When David Henry, a Sweetser Elementary School teacher, was battling COVID-19 this spring, 7-year-old Selah Schible and 9-year-old Emma Smith prayed for him every day.
After his recovery, the two young girls decided they wanted to do something to show their support for the staff who cared for Henry at Marion General Hospital (MGH).
At their annual family trip to Fairmount Camp, Selah and Emma woke up each morning to bake fresh cookies and made lemonade to sell to other campers.
“We got the idea from Mr. Henry because he had COVID, and so we were like maybe MGH is struggling, so then we thought we would help them,” Emma said. “I learned that helping others makes me feel good and others.”
Selah said, “When you help, it makes other people feel good and makes us feel good, and when you do something, it just helps other people.”
On Tuesday afternoon, the girls presented MGH CEO Stephanie Hilton-Siebert with a check for $267.
“It’s so encouraging seeing our youth getting involved and giving back, and I think that’s just a testament to all of us that we can all help in some way,” said Hilton-Siebert. “Mr. Henry has become a very special person to us and in our hearts and then to see these young girls come together and see the impact that it’s making in the community is just overwhelming to see.”
Hilton-Siebert said she does not know exactly where the money will go, but it will likely be used on the COVID-19 unit.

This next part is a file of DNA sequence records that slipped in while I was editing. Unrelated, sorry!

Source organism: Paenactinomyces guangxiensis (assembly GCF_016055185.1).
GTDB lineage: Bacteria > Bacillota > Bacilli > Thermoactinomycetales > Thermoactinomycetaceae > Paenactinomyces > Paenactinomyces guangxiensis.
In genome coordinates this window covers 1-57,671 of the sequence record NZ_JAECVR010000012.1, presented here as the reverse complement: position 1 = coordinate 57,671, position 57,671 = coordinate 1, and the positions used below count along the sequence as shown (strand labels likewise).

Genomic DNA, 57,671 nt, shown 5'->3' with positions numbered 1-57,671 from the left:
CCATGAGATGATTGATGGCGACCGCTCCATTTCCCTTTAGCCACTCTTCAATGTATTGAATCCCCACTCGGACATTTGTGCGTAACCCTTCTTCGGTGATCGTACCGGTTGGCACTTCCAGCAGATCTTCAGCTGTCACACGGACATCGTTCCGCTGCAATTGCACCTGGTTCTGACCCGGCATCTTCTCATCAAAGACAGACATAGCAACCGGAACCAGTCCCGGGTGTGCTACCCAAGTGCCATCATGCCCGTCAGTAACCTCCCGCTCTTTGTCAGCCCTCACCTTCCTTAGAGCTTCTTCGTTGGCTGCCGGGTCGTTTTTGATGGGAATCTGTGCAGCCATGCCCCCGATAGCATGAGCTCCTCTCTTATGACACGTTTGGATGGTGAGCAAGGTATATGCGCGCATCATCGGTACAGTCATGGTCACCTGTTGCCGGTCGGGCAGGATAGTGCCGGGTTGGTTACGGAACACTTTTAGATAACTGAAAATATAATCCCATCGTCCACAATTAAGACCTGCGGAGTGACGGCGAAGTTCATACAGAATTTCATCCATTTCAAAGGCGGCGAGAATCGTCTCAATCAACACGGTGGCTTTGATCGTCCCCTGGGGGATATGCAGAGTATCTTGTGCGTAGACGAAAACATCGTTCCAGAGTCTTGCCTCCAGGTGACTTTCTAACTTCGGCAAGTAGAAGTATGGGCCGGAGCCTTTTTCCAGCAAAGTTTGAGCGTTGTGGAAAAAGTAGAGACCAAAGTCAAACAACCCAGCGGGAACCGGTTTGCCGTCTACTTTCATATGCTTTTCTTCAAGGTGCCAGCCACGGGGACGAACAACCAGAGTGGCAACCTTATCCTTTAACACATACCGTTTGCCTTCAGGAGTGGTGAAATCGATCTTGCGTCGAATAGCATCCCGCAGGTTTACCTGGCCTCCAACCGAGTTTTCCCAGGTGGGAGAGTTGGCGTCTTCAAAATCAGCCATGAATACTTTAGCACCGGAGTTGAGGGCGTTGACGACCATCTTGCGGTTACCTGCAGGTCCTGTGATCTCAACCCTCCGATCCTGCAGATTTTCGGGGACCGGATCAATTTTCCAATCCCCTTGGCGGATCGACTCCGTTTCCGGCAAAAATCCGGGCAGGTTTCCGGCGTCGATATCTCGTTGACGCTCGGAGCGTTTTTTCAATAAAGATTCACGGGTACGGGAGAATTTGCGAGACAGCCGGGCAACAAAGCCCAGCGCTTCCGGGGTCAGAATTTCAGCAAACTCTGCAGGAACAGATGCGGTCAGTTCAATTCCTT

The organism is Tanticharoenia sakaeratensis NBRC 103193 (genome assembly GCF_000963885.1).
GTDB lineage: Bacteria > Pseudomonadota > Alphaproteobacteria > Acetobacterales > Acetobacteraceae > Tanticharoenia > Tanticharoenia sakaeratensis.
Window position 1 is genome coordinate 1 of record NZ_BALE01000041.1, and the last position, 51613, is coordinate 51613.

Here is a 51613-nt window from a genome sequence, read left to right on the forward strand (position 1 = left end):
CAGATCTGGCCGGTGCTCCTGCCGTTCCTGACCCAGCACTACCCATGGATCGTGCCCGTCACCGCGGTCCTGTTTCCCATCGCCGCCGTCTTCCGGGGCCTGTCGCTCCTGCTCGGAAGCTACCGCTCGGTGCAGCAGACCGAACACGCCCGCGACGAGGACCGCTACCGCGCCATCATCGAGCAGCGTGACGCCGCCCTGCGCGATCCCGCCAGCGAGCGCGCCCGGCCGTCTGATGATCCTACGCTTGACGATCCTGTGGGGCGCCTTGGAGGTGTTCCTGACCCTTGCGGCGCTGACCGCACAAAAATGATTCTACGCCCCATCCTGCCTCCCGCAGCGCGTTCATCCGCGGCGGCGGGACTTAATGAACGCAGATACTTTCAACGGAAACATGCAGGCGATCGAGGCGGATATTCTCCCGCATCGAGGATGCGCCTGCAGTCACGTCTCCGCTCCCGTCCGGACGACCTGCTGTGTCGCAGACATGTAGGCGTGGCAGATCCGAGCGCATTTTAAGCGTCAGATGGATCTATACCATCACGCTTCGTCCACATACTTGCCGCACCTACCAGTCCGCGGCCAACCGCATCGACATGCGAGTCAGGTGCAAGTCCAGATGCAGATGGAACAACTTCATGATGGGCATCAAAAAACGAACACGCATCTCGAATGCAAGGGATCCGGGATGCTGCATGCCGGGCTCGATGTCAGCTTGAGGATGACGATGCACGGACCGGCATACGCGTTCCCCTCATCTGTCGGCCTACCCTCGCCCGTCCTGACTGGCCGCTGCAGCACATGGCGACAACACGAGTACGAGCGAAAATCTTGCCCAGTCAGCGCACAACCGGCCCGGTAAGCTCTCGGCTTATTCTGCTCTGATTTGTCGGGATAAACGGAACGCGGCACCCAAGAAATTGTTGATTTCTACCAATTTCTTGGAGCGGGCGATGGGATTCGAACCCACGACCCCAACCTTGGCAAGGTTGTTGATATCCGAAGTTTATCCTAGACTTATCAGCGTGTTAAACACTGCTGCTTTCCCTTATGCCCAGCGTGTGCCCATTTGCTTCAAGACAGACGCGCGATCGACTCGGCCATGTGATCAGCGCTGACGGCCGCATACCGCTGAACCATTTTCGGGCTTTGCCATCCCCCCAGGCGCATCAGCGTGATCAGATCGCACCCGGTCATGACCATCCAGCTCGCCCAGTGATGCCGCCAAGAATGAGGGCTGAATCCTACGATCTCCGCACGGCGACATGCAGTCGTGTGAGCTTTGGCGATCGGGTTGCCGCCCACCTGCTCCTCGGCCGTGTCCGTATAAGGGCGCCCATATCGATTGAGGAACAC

Laura Schible, Selah’s mother, said because her family is a part of Henry’s church, they had a front-row seat to watch his story.
“There was a period of time that we were praying that he would come home, and they weren’t sure that was going to happen,” Schible said. “Our kids prayed for him throughout the day, several times a day, and to see God answer that miracle so closely has just been a faith builder for all of us.”
The generosity of the two girls brought Henry to tears, he said.
“That impact was so great that they would be following all the way through in August, months after everything was over. That just humbled me, and I felt like I am the most loved man in the county,” Henry said.
Henry said if he had a time machine and could go back and stop himself from catching COVID-19, he wouldn’t do it.
“There’s been so much more good that’s come out of my illness than bad,” he said. “I just get to talk about how good God is, and the quality of care I received and the quality of people, and I just think Grant County wrapped around my family in a way that I would have never dreamed.”
Before catching COVID-19, Henry said he did not understand his worth.
“The world wants to get you down and make you think you don’t matter, and you’re just plugging away doing your little life and minding your own business, and then all of a sudden, you realize you’ve impacted all these people,” Henry said. “That’s going to change me forever. I have a better understanding of my worth. Now the challenge is, how do I make sure other people know they have the same worth?”